the party in the swing. Morrison, for those of you who didnt know,
is rather like a slightly cooler, less annoying and more talented version
of James Blunt. He certainly has the voice to win over the audience with
his Rod Stewart like compositions. The whole thing effectively sounded
like Damien Rice singing outside his living room. Perhaps it was an oversight
to stick him on first, given his recent success, but why not open with
Clashing with each other were Zil on the indoor stage
and The Buoys in the Rising Tent. The
lead singer of the former band seemed a little too over-excitable for
what his band were playing, if Im being quite frank. There seemed
to be something of a lack of depth in their songs which is quite probably
brought about by the absence of a bass player. To me they sounded like
a weaker version of Porno For Pyros, lapsing into being the equivalent
of Duran Duran playing a mundane round of golf with Tenpole Tudor and
The Buoys on the other hand made some impressive ambient noises. Oddly,
it sounds as though the decks are on fire at times and even stranger is
the fact that this is surprisingly soothing. At this point in the festival,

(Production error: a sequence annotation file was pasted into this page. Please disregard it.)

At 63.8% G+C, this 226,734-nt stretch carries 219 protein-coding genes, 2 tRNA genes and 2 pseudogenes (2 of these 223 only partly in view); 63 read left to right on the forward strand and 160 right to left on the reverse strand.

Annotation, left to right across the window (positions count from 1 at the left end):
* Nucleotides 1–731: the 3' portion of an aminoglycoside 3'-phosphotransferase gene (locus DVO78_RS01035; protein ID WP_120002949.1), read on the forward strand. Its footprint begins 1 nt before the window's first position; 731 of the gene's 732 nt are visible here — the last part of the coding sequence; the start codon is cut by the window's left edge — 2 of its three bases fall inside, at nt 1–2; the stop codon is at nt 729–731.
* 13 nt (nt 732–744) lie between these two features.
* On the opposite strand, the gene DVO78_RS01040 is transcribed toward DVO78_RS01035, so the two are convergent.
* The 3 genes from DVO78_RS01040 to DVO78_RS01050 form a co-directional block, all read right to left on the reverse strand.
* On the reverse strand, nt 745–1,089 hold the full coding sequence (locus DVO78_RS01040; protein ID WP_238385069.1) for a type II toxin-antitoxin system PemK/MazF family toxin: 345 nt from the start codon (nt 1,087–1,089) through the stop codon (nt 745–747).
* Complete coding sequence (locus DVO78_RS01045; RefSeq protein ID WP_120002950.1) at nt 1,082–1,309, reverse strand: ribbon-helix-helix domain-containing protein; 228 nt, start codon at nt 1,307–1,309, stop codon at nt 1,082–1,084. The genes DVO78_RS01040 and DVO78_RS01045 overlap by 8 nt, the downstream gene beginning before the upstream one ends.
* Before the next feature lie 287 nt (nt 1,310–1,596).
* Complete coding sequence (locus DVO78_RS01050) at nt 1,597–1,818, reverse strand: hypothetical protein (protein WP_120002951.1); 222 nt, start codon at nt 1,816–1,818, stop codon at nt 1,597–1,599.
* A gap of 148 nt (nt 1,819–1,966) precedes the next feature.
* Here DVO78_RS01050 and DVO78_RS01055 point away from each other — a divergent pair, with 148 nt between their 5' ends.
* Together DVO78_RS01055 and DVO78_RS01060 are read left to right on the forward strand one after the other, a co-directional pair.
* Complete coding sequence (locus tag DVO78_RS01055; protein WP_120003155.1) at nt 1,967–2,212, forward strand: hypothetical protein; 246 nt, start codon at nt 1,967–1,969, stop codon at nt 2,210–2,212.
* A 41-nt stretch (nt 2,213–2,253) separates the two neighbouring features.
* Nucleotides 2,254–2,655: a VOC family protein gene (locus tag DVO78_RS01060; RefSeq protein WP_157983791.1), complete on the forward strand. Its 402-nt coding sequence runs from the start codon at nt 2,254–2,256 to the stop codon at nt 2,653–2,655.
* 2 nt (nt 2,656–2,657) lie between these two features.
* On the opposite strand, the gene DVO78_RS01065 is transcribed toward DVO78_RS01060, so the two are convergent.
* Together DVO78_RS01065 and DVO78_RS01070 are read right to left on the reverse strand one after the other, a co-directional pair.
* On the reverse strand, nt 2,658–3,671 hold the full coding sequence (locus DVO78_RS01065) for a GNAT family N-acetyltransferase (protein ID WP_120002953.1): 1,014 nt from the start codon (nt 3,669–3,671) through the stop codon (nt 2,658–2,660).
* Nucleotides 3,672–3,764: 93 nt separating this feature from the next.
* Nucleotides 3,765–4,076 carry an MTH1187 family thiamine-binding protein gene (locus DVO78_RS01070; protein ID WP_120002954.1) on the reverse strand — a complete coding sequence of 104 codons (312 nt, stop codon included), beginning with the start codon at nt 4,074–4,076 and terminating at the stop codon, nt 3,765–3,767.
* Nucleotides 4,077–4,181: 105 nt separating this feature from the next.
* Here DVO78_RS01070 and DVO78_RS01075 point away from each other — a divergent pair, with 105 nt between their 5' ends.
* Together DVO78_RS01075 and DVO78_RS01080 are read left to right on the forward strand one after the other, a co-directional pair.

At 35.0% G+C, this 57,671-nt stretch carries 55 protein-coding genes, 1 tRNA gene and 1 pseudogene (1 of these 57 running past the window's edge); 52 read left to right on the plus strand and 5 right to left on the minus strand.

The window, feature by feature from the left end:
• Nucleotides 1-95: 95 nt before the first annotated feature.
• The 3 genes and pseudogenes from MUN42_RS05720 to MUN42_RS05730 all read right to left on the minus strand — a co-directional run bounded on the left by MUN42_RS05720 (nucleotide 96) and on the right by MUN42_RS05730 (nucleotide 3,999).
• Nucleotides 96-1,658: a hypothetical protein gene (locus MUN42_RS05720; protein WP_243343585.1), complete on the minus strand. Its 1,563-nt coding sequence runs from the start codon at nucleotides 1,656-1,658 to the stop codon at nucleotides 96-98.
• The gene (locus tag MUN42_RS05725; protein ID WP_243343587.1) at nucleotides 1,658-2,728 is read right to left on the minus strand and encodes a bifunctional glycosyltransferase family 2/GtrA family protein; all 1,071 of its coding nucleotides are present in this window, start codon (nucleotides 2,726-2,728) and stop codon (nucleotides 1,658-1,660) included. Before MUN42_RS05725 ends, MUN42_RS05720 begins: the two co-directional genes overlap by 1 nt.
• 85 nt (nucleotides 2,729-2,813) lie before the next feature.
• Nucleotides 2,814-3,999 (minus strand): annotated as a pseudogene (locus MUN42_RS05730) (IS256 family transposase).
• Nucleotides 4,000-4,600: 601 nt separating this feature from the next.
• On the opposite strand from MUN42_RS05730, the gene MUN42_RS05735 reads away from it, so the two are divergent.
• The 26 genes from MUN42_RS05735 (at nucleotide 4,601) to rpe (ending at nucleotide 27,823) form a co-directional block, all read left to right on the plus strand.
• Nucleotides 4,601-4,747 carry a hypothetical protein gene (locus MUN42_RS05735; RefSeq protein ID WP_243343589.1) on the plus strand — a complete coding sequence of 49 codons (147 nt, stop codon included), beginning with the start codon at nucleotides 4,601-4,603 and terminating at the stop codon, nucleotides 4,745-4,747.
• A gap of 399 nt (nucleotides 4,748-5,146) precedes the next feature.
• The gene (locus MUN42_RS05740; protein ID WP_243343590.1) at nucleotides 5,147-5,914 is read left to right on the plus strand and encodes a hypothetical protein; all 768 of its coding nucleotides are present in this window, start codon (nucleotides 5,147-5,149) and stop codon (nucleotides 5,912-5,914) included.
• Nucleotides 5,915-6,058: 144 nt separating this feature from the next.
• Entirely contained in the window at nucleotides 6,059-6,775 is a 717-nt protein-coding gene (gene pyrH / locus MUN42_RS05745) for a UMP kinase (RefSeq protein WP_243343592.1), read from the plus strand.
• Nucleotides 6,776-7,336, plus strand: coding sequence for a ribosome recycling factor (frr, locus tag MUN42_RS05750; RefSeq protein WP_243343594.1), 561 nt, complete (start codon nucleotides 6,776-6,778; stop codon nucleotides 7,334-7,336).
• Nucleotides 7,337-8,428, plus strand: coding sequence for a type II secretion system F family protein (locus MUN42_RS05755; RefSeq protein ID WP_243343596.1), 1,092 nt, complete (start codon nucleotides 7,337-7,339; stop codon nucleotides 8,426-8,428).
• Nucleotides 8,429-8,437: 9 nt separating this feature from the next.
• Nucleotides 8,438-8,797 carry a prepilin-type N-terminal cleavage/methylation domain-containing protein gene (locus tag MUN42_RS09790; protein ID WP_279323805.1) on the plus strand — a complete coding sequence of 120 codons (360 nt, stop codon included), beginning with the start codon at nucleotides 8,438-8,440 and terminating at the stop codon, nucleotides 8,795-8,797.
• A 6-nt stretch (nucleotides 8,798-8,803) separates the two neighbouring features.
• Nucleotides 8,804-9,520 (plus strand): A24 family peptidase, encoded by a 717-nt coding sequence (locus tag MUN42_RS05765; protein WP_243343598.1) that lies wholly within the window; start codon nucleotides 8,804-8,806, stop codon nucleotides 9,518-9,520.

you begin to realise that a lot of the great, innovative music at the
moment is being made by folk in their thirties and over theres
hope for me yet!
Liam Frost and the Showdown Family were next up on the Main
Stage, and this is another pleasant artist.
Im feeling that we really need someone to shake things up a bit
here. Dont get me wrong these guys are extremely good at
what they do a hybrid of Martin Stephenson and the Daintees, Badly
Drawn Boy and Clayhill but theyre hardly setting my world
alight. Having said that, their new singles is a TOP tune.
Well, whaddya know? No sooner does the clock strike 6 than we encounter
far and away the best artist of the day to date in the Musician
Acoustic Stage. Except this band is anything BUT acoustic.
Step up Leamingtons Great
Blind Degree who perform infectious tunes that would turn Hot
Hot Heat green with envy, and convey a vibrant, youthful energy that is
rather like a harder edged Libertines. This was a much needed shot in
the arm and trust me, this band is going places.
At the same time, Stendec were playing in The Rising
Stage. The only notes I appear to have made were Fuck
thats boring. Enough said. Music that you could only possibly
enjoy if you were in a flotation tank.
A better proposition here was Baxter
Trade link), son of the late great Ian (editor; c'mon, legendary no
less!), who swaggered on stage with the confidence of a Premiership footballer